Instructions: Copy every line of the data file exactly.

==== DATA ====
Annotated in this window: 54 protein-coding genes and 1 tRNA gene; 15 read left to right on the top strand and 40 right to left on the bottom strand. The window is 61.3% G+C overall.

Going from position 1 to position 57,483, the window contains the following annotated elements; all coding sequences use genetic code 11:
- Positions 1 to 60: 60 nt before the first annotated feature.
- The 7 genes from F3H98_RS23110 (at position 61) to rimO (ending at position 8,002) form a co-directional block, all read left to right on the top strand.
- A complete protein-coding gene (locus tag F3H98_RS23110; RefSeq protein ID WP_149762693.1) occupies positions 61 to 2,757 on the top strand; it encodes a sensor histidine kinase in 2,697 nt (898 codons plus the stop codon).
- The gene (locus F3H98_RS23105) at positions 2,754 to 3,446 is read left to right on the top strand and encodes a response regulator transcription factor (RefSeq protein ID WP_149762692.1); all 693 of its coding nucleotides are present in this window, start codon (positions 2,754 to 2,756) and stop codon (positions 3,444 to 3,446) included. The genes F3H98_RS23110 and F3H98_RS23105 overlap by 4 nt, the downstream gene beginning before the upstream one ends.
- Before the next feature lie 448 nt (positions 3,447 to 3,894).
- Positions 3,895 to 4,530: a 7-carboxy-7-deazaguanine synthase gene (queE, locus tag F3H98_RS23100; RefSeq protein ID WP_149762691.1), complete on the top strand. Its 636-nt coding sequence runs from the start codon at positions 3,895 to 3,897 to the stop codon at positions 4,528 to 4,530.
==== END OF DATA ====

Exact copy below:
Annotated in this window: 54 protein-coding genes and 1 tRNA gene; 15 read left to right on the top strand and 40 right to left on the bottom strand. The window is 61.3% G+C overall.

Going from position 1 to position 57,483, the window contains the following annotated elements; all coding sequences use genetic code 11:
- Positions 1 to 60: 60 nt before the first annotated feature.
- The 7 genes from F3H98_RS23110 (at position 61) to rimO (ending at position 8,002) form a co-directional block, all read left to right on the top strand.
- A complete protein-coding gene (locus tag F3H98_RS23110; RefSeq protein ID WP_149762693.1) occupies positions 61 to 2,757 on the top strand; it encodes a sensor histidine kinase in 2,697 nt (898 codons plus the stop codon).
- The gene (locus F3H98_RS23105) at positions 2,754 to 3,446 is read left to right on the top strand and encodes a response regulator transcription factor (RefSeq protein ID WP_149762692.1); all 693 of its coding nucleotides are present in this window, start codon (positions 2,754 to 2,756) and stop codon (positions 3,444 to 3,446) included. The genes F3H98_RS23110 and F3H98_RS23105 overlap by 4 nt, the downstream gene beginning before the upstream one ends.
- Before the next feature lie 448 nt (positions 3,447 to 3,894).
- Positions 3,895 to 4,530: a 7-carboxy-7-deazaguanine synthase gene (queE, locus tag F3H98_RS23100; RefSeq protein ID WP_149762691.1), complete on the top strand. Its 636-nt coding sequence runs from the start codon at positions 3,895 to 3,897 to the stop codon at positions 4,528 to 4,530.